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I have a Form class

    partial class ProgressMainForm : Form
      public ProgressMainForm()

And then a class that uses that class and contains all functionality for the user

    public class ProgressForm
        public ProgressMainForm myProgressForm;

        public ProgressForm(string title)
            myProgressForm = new ProgressMainForm();
            myProgressForm.Text = title;

        public void SetProgressBar(int min, int max)

I then use this ProgressForm class in my project like this

            progresswindow = new ProgressForm("Replacing All Strings");

This way progresswindow only contains members that are related to the functionality of the ProgressForm and all those Form members are hidden from the user.

But sometimes I need to access those Form members, for example when I need Invoke method.

Is there a way to make myProgressForm in ProgressForm accessible to users without making ProgressMainForm public?

Or is this approach wrong?

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up vote 2 down vote accepted

In my opinion you should not work with the form directly. If I read your setup correctly, you want to show progress indicator while some job is being done. ProgressForm should expose methods to set the counters and increment them; as you run it on another thread, form manipulation should be done from inside the methods of ProgressForm. Your Invokes belong there, wrapped in suitable methods. If you want to change some visual properties of ProgressMainForm relay those properties to ProgressForm.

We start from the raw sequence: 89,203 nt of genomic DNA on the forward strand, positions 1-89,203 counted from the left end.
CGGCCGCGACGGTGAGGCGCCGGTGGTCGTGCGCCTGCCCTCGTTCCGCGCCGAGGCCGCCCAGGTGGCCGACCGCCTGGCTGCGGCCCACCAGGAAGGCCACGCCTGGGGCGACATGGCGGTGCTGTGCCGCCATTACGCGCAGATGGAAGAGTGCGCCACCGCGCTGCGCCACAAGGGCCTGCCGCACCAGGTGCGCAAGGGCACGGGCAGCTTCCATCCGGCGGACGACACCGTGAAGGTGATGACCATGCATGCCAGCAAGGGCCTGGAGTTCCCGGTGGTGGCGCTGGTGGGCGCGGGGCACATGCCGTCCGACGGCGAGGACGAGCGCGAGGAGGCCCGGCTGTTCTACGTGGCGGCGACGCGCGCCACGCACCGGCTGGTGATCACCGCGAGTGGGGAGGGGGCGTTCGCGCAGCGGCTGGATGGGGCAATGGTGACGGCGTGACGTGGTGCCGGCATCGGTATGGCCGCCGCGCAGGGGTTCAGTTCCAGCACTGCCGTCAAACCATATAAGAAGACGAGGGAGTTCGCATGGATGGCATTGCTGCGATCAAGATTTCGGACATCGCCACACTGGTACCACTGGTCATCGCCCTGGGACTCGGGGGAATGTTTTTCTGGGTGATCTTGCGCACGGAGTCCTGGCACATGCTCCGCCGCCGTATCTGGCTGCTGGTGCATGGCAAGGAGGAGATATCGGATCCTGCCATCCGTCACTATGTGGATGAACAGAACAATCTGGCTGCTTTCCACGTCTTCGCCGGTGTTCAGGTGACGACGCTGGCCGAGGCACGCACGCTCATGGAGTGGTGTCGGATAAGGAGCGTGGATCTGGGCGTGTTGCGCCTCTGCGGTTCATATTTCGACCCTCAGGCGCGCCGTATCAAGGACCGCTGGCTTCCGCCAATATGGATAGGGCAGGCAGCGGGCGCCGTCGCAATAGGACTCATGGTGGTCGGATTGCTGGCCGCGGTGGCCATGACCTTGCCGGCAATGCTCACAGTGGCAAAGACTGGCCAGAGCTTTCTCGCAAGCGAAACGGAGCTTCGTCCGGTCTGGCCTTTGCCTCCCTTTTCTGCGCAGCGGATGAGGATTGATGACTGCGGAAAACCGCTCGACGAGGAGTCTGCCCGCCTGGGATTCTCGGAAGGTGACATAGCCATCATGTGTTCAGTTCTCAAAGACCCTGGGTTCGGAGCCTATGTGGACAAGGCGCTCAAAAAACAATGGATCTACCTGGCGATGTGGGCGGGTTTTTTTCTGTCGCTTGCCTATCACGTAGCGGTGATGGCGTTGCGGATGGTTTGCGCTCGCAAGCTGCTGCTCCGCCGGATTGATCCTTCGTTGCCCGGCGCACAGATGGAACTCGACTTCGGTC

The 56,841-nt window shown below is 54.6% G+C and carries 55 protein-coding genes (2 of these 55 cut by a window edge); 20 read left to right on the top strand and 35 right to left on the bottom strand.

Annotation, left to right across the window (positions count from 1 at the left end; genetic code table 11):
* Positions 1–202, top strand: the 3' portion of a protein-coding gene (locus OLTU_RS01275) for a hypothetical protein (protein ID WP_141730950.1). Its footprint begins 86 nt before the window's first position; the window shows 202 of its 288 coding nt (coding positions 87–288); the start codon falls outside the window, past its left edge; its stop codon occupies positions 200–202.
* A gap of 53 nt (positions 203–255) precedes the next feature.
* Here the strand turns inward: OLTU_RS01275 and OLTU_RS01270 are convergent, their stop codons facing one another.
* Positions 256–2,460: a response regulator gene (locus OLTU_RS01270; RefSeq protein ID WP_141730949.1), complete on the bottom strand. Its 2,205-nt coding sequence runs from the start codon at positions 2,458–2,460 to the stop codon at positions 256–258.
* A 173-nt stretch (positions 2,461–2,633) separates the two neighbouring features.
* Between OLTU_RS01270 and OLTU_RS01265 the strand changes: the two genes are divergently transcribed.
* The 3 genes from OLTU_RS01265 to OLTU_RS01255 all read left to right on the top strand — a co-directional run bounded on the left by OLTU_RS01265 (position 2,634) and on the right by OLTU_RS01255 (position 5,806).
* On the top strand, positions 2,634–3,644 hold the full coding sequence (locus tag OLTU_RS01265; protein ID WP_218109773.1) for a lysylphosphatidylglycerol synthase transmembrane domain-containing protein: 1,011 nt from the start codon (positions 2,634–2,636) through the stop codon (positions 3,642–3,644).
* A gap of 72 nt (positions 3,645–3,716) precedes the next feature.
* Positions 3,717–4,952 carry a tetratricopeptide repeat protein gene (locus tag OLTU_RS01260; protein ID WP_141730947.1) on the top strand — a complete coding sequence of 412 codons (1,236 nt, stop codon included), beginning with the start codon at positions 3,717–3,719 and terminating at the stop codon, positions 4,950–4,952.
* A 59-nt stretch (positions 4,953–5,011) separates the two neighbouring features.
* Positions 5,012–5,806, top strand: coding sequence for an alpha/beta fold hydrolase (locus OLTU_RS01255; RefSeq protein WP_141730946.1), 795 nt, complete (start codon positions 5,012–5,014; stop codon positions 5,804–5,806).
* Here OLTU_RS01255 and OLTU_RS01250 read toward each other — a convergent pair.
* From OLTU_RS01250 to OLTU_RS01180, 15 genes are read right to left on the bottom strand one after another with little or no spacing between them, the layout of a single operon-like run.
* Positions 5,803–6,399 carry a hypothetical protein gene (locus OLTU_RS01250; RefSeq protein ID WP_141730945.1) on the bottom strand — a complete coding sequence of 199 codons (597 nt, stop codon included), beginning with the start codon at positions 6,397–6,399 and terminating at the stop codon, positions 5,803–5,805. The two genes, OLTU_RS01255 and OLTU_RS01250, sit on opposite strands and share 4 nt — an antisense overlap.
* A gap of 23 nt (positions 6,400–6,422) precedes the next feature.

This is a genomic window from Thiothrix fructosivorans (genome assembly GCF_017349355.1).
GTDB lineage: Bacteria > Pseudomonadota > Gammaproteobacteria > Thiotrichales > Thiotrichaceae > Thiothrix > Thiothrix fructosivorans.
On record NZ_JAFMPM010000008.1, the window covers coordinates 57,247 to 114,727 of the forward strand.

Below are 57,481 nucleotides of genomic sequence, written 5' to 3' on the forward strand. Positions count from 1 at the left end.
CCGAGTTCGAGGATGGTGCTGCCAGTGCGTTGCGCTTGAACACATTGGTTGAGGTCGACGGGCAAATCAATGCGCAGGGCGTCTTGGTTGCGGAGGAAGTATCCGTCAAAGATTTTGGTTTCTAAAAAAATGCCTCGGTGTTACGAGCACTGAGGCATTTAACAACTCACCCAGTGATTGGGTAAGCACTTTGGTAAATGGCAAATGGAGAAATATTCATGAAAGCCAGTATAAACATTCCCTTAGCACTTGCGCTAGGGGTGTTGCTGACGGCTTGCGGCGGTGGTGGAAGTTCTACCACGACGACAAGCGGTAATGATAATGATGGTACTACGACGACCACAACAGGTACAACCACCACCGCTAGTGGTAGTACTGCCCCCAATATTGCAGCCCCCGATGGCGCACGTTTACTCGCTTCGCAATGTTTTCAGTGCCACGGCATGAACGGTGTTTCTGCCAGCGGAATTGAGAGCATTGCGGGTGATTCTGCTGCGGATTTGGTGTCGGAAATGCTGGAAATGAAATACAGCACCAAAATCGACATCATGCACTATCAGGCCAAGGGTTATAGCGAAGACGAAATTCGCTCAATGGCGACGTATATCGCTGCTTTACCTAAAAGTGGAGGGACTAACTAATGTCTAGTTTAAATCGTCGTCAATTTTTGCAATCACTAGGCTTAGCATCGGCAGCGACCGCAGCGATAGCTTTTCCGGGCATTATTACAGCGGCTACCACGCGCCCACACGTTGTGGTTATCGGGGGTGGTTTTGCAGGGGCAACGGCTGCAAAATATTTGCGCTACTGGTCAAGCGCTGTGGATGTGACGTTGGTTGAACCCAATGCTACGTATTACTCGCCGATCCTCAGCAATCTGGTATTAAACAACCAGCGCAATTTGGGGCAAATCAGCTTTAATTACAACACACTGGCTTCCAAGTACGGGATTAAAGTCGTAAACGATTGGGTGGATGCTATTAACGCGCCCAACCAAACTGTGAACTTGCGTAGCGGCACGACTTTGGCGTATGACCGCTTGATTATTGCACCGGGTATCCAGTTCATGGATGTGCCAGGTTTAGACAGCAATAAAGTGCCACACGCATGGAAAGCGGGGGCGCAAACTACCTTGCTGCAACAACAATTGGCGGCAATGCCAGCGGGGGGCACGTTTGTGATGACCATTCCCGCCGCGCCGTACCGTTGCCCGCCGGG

To resume, calling code should have no clue what ProgressForm does other than setting progress boundaries, starting, setting current percentage and stopping. This way, if you are asked to port the application to another UI system the amount of code you will need to change will be drastically reduced.

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Is there a way to make myProgressForm in ProgressForm accessible to users without making ProgressMainForm public?

Yes, you can create some public properties on ProgressForm that expose specific properties of ProgressMainForm.

private ProgressMainForm myProgressForm;

public int SomeProperty
  get { return myProgressForm.IntProp; }
  set { myProgressForm.IntProp = value; }

For readonly properties, omit the set, and for any types that are reference types, you may want to return a clone or copy (to ensure the client can't change it).

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Wrap or Expose the Methods you need. But somehow i don't like the approach, restricting the access is not a bad idea but should not be the whole purpose of this kind of abstraction. Try to make the acess easier, not restrictive.

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You can declare the methods as internal , This will allow you to call the methods from within the assembly.

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I think he wants to mark methods of the Form to be exposed in his ProgressForm, internal won't work obviously because he would need to change the WinForms code. – dowhilefor Mar 22 '12 at 10:49

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